Which Relay Teams Are Advantaged By The IOC/FINA Paris 2024 Policy?

The United States leads those nations that on past form is most likely to make a top three finish in all relays and in that sense is most favoured by a FINA/IOC qualification system that serves the easier honouring of contracts and political wishes and demotes the best interests of athletes to a matter of secondary interest, at best.

The USA, once its relays are qualified for Paris at Fukuoka 2023 would then have the luxury of not having to attend Doha 2024 World titles with its best national team, some likely to bypass the meet in favour of full focus on trials four months later ahead of the Games in Paris.

Other teams are less likely to be able to take a relaxed approach to the new process. The likes of Australia (barring its dominant women’s 4x100m freestyle relay teams), Britain, Canada are among a group of nations that tend to have a more mixed level of success taking into account both genders but the vast bulk of nations aiming to qualify relay teams for Paris 2024 are now effectively being forced to attend the least-wanted World Championships in history.

The hosts of the 2024 Games, France has often excelled in men’s relays – but not all of them every Games – and struggles when it comes to making the medals in women’s events at World Championships. Where a French water polo team for the hosts qualifies automatically for Paris, however, there is no such provision for French relay teams in swimming: they are likely now to have to travel to Doha at the beginning of a home Olympic Games season at a time when they would normally be steeped in final preparation cycles for home trials ahead of the big goal.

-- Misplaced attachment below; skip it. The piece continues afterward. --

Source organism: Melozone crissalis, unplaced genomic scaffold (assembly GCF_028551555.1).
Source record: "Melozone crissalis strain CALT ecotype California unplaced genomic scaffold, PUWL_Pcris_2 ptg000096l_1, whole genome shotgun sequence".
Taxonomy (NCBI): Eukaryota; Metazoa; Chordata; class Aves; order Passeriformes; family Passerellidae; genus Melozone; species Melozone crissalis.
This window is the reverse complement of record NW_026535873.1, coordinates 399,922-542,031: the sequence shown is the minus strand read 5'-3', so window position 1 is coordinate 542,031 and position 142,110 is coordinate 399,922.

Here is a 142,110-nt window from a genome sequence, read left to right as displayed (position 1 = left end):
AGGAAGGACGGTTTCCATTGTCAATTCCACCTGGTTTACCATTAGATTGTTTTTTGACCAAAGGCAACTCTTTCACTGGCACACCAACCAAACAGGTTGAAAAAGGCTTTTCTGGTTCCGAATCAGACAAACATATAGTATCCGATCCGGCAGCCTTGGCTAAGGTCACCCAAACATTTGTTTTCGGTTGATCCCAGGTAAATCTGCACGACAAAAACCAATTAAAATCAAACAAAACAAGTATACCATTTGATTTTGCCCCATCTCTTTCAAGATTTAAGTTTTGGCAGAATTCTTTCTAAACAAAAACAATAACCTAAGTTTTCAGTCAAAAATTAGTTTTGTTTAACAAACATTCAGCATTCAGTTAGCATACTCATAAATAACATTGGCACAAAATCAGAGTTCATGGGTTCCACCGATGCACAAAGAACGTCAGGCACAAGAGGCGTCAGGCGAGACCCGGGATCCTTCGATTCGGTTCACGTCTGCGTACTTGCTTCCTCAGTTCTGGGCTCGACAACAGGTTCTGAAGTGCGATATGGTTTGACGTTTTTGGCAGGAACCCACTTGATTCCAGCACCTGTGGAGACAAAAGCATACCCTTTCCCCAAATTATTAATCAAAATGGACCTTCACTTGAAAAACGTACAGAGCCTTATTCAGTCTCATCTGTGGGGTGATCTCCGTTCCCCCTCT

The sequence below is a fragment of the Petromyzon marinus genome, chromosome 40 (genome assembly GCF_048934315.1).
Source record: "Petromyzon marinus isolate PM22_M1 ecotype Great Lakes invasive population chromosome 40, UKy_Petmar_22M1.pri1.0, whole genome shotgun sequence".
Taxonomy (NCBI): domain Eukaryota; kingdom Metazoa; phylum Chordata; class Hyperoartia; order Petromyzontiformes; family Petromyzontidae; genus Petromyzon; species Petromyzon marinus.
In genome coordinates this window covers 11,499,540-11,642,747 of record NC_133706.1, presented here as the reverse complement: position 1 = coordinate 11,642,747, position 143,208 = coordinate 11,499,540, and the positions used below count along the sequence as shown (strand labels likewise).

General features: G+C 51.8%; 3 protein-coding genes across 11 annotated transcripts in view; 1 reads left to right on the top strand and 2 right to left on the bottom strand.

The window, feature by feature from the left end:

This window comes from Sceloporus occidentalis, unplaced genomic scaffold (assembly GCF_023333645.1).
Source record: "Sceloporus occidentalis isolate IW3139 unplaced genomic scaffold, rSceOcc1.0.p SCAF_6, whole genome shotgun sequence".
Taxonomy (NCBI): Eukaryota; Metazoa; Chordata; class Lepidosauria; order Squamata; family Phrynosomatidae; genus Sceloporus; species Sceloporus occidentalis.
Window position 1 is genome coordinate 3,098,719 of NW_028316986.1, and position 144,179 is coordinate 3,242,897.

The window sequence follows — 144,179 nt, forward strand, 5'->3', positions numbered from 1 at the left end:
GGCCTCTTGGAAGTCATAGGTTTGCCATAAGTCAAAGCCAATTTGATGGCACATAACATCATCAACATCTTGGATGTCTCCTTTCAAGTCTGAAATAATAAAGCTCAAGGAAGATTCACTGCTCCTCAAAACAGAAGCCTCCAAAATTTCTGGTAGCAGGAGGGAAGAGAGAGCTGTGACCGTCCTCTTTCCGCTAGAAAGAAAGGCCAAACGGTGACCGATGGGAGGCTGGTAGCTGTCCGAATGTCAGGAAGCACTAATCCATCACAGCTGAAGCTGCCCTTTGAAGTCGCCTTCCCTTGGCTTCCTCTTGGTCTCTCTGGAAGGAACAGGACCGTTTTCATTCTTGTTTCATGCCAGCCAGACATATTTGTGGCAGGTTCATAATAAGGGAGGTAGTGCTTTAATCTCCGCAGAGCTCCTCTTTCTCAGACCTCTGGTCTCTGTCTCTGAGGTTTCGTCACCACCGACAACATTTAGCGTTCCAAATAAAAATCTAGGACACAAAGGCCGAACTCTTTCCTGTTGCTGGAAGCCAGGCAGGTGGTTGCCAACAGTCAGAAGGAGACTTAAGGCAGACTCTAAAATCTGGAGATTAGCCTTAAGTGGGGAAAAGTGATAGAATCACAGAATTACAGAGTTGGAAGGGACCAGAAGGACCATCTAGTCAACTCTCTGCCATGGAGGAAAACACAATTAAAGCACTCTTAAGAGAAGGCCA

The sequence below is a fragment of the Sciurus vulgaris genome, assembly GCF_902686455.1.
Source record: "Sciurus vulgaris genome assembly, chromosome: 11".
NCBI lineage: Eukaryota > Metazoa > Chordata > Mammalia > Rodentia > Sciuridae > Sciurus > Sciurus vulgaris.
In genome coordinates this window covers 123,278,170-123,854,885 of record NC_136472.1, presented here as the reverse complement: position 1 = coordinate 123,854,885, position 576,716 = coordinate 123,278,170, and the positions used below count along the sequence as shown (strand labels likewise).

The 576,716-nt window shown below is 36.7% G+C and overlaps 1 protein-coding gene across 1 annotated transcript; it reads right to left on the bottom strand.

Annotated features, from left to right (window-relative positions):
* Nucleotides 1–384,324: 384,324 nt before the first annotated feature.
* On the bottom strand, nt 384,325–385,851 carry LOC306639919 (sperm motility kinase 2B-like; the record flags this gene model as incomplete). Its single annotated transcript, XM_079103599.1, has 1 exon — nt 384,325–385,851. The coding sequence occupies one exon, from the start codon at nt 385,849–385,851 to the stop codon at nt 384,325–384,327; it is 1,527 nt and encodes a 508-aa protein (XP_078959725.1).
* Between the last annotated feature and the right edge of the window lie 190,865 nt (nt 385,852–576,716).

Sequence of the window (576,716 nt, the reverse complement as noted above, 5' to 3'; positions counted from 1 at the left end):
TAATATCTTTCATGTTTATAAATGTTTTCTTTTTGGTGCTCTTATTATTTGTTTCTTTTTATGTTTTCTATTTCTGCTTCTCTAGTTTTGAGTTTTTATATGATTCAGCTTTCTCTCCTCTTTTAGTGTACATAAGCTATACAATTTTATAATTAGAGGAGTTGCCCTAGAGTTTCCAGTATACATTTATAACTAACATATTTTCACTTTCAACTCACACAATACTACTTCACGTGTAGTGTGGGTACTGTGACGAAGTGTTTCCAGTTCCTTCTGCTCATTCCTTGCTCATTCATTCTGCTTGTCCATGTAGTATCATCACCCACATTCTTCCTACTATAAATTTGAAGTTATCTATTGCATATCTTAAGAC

In the words of one leading-swim-nation planner:

The Paris 2024 bid logo projected on to the Arc de Triomphe – courtesy of Paris 2024

…[the relay teams policy] is catastrophic when it comes to long-term plans that the IOC and FINA have completely overlooked … they have ignored what athletes are saying and what we’ve told them. There is only one reason why that policy is there: to force us all to go to Doha when they know no-one wants to attend a World Championships weeks out from Olympic trials season in Olympic year. It makes no sense for athletes and long-term planning.”

That move is part of a plan to hold a World long-course titles in every year between 2022 and 2025 – a schedule described by leading coaches and planners as a “ludicrous” plan that has “absolutely nothing to do with athlete interests”.

There is one hope, albeit one that relates on the worst kind of news – for all who find themselves deeply disappointed by the IOC/FINA move: war-watchers believe that Putin and the Kremlin’s illegal and brutal invasion of Ukraine will not be resolved until after the Paris 2024 Olympic Games and could even strength on for some years after that.

Those kind of scenarios will ensure that Russia remains a pariah locked out of world sport for some years to come and the FINA plan to stick to a schedule that has Kazan as host of the 2025 World long-course championships will fall.

If the Russian war on Ukraine continues to rage beyond the northern winter of 2022-23, pressure is likely to grow on FINA to tell Kazan “game over” and ask Doha to move into the 2015 slot, get the World Championships schedule back on track and make Fukuoka 2023 the sole moment of Olympic qualification for the top 12 relay teams in traditional fashion.

The FINA statement on qualification processes for the Paris 2024 Olympic Games.